Anyone who has spent time inside a hospital or a doctor’s office recently has seen first-hand the technical revolution sweeping through the health care system. Wireless devices in patients’ rooms send vital signs and alerts to the nurse’s station. Bluetooth is used to monitor pacemakers. Doctors pull MRI results up on their iPads. Coming soon: stand-alone 5G networks providing connectivity for entire medical campuses.
These and other innovations allow medical institutions to provide higher levels of care while helping reduce costs. But each new technical step forward requires an ever-increasing level of network capability and sophistication. And that requirement for more robust networks has spread beyond traditional medical settings, with the COVID pandemic forcing providers and their patients to become adept at using telemedicine-enabled home health care.
As healthcare adjusts to each technological step forward, a new perspective on how best to provide healthcare may be on the horizon. Challenges to access and affordability were exposed by the pandemic. Healthcare providers did a remarkable job shifting almost overnight to telehealth to keep the nation healthy and safe, with telehealth now mainstream for millions of patients and care providers.
As telehealth has grown in usage, health systems and care providers have quickly developed the much-needed clinical workflows to adopt it. This process enhancement is allowing home health the opportunity to showcase its benefits from an access and cost standpoint. Promising platforms like Medically Home are emerging to tactically leverage telehealth to offer acute and chronic care at the home. This geographical expansion of the care footprint into the home is enabled by secure network access options being made available and duly managed. Health system IT teams familiar with managing infrastructure at clinics and within the hospital now need to manage connected devices at the home, significantly introducing new operational complexities of scale and new technology onboarding. Thus, we anticipate forward-looking health systems to partner with Managed Service Providers equipped to manage this new technology challenge, allowing the health systems to focus on the clinical challenges these new points of care present.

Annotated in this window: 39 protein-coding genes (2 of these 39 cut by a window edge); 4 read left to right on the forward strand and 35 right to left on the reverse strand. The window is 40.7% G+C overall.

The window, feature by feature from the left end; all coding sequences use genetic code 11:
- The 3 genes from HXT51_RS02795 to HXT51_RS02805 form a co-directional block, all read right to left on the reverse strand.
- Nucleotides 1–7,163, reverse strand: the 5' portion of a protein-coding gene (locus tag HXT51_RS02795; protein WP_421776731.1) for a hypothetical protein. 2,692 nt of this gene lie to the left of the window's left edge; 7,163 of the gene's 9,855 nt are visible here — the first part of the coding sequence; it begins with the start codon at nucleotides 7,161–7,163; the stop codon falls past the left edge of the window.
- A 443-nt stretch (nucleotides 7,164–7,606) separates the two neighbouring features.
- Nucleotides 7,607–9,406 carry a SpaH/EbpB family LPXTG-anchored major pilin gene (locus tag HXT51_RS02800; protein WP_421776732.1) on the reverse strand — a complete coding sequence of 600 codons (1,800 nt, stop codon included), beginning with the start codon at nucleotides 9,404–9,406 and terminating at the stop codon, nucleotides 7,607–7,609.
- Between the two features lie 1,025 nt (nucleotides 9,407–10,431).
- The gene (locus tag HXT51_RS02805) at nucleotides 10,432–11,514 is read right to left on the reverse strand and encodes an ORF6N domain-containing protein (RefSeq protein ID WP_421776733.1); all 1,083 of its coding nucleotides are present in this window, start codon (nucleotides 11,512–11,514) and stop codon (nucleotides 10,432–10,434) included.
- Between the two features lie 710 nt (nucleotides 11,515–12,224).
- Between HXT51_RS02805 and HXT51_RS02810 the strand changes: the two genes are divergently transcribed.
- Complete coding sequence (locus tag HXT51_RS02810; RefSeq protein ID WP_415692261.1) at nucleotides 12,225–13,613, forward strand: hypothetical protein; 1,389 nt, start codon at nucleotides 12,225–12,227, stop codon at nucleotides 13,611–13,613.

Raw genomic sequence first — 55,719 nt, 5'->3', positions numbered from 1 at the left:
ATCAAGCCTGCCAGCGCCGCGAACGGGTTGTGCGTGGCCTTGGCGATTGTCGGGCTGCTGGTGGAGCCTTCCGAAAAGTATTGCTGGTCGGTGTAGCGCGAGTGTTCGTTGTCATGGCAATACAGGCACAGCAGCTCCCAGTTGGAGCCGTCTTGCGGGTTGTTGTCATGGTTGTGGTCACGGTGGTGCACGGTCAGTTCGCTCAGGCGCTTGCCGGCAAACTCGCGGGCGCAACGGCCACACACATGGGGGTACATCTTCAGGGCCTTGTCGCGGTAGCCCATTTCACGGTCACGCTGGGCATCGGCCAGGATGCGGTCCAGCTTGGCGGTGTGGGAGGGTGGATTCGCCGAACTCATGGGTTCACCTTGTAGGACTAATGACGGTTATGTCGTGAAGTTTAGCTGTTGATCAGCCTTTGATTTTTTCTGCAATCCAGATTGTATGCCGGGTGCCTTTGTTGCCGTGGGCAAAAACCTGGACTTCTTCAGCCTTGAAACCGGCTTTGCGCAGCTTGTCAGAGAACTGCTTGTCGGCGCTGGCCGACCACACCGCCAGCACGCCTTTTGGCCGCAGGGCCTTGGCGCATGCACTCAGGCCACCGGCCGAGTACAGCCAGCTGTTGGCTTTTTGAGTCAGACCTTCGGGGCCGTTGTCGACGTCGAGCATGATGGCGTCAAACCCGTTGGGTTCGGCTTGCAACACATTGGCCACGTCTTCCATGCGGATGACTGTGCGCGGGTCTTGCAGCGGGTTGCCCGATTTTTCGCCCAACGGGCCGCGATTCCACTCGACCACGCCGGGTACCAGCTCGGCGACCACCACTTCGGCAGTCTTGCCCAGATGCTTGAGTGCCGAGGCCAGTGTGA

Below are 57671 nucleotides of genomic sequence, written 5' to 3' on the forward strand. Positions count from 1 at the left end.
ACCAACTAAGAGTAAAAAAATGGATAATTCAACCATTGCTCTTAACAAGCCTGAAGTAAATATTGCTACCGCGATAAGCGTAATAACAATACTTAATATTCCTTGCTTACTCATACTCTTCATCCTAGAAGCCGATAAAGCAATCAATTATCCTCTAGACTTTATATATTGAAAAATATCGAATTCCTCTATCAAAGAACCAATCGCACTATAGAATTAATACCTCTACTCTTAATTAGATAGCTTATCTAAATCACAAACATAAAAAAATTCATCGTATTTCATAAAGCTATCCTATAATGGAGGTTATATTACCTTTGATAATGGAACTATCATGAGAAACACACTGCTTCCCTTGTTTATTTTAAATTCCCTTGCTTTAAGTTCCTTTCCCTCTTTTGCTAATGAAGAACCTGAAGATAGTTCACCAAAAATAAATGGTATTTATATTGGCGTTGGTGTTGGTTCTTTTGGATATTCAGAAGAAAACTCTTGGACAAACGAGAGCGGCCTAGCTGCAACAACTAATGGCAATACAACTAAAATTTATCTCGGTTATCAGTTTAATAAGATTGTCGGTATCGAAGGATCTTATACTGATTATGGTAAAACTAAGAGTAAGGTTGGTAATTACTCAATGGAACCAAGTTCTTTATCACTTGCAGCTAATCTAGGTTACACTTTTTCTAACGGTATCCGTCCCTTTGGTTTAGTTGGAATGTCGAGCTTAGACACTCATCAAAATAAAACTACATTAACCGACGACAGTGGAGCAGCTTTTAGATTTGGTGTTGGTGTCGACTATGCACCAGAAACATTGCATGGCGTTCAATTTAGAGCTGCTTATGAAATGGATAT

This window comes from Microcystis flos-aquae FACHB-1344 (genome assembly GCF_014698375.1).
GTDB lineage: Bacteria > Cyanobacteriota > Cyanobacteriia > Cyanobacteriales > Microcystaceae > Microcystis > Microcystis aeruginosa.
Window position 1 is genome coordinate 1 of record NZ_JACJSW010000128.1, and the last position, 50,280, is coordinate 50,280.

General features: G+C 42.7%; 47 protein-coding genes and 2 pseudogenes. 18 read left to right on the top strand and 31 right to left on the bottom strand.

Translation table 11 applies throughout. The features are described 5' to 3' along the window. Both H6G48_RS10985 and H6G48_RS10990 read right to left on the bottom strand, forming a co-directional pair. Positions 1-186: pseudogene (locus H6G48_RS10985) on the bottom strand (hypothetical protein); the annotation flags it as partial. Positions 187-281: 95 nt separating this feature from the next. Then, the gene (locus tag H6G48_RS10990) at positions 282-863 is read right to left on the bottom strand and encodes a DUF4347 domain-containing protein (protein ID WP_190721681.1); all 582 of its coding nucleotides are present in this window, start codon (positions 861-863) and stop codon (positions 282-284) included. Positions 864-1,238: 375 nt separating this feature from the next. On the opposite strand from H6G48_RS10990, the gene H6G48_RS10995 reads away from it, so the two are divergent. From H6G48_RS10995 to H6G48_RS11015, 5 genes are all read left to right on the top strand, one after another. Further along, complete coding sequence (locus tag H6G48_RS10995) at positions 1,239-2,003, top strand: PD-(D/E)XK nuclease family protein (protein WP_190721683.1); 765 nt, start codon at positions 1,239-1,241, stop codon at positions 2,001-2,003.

Another effect of the pandemic was the delay in enforcing the 21st Century Cures Act. The Act signed into law by President Obama in 2016 was a bipartisan directive to the healthcare industry to significantly enhance data sharing, among other things, to directly affect patient outcomes and give innovators access to data to improve care delivery. The Act is now in effect and is anticipated to create increased demand for better network resources. The data networking and security world is keen to see how healthcare IT leaders manage this surge of data they now must make available to a new set of entities like tech companies. Application programming interfaces (APIs) are the mode of choice to make this data flow seamless. With health systems living in a hybrid cloud state, their API gateways will now need a new governance and access models. The jury is out on what architectural and, thus, infrastructural adjustments would have to be made to be in meaningful compliance. But these decisions can’t be delayed for long.
Compliance regimes tend to create a defensive posture not always conducive for innovation, but this law promises to change that -- at least that’s what it intends to achieve. The adoption and acceptance of telehealth and the surge of data available to healthcare ecosystem providers will spur further innovations and improve service delivery. The healthcare IT industry is laying the foundation to take best advantage of these changes.
Adding more and more people and devices to networks raises security concerns across all business networks. Healthcare services are no different. The number and variety of devices being used is growing, the applications -- and places where they are located -- are increasing, and the user profiles are changing. By turning to Managed Service Providers for assistance managing and securing the network, medical IT departments can offer the staffs of hospitals and medical providers the tools they need to deliver the highest level of patient care. The pandemic accelerated many of the technological advances in healthcare and it will be interesting to see how the digitization of healthcare unfolds going forward.